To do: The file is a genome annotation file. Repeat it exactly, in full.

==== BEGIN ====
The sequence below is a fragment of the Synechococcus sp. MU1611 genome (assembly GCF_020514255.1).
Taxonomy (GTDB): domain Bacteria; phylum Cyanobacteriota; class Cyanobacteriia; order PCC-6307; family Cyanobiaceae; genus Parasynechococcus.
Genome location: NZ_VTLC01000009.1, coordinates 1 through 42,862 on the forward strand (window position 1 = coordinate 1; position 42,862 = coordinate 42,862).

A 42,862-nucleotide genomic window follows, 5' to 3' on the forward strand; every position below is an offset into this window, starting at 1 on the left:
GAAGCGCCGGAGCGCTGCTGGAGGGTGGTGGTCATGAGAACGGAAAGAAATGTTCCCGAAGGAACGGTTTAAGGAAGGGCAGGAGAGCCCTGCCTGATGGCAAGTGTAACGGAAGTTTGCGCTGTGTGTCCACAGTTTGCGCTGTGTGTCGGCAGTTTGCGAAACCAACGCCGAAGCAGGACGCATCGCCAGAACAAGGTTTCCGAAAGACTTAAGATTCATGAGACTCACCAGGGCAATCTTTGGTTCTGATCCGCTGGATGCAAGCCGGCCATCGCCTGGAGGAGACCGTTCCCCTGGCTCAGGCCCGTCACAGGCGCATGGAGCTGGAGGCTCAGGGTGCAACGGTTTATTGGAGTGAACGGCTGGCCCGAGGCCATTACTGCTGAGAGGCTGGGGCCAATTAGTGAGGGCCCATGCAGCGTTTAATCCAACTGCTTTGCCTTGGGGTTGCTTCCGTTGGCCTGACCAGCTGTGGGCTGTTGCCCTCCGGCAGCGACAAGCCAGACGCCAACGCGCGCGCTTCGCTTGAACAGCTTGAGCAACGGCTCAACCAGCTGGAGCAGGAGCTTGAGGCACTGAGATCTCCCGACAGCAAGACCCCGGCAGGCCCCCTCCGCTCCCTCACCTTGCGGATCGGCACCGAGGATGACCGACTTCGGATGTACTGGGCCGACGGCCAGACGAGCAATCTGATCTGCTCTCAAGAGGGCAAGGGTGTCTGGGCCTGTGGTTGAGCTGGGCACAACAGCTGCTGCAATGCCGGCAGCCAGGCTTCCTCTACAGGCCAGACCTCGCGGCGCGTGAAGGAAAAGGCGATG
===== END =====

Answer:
The sequence below is a fragment of the Synechococcus sp. MU1611 genome (assembly GCF_020514255.1).
Taxonomy (GTDB): domain Bacteria; phylum Cyanobacteriota; class Cyanobacteriia; order PCC-6307; family Cyanobiaceae; genus Parasynechococcus.
Genome location: NZ_VTLC01000009.1, coordinates 1 through 42,862 on the forward strand (window position 1 = coordinate 1; position 42,862 = coordinate 42,862).

A 42,862-nucleotide genomic window follows, 5' to 3' on the forward strand; every position below is an offset into this window, starting at 1 on the left:
GAAGCGCCGGAGCGCTGCTGGAGGGTGGTGGTCATGAGAACGGAAAGAAATGTTCCCGAAGGAACGGTTTAAGGAAGGGCAGGAGAGCCCTGCCTGATGGCAAGTGTAACGGAAGTTTGCGCTGTGTGTCCACAGTTTGCGCTGTGTGTCGGCAGTTTGCGAAACCAACGCCGAAGCAGGACGCATCGCCAGAACAAGGTTTCCGAAAGACTTAAGATTCATGAGACTCACCAGGGCAATCTTTGGTTCTGATCCGCTGGATGCAAGCCGGCCATCGCCTGGAGGAGACCGTTCCCCTGGCTCAGGCCCGTCACAGGCGCATGGAGCTGGAGGCTCAGGGTGCAACGGTTTATTGGAGTGAACGGCTGGCCCGAGGCCATTACTGCTGAGAGGCTGGGGCCAATTAGTGAGGGCCCATGCAGCGTTTAATCCAACTGCTTTGCCTTGGGGTTGCTTCCGTTGGCCTGACCAGCTGTGGGCTGTTGCCCTCCGGCAGCGACAAGCCAGACGCCAACGCGCGCGCTTCGCTTGAACAGCTTGAGCAACGGCTCAACCAGCTGGAGCAGGAGCTTGAGGCACTGAGATCTCCCGACAGCAAGACCCCGGCAGGCCCCCTCCGCTCCCTCACCTTGCGGATCGGCACCGAGGATGACCGACTTCGGATGTACTGGGCCGACGGCCAGACGAGCAATCTGATCTGCTCTCAAGAGGGCAAGGGTGTCTGGGCCTGTGGTTGAGCTGGGCACAACAGCTGCTGCAATGCCGGCAGCCAGGCTTCCTCTACAGGCCAGACCTCGCGGCGCGTGAAGGAAAAGGCGATG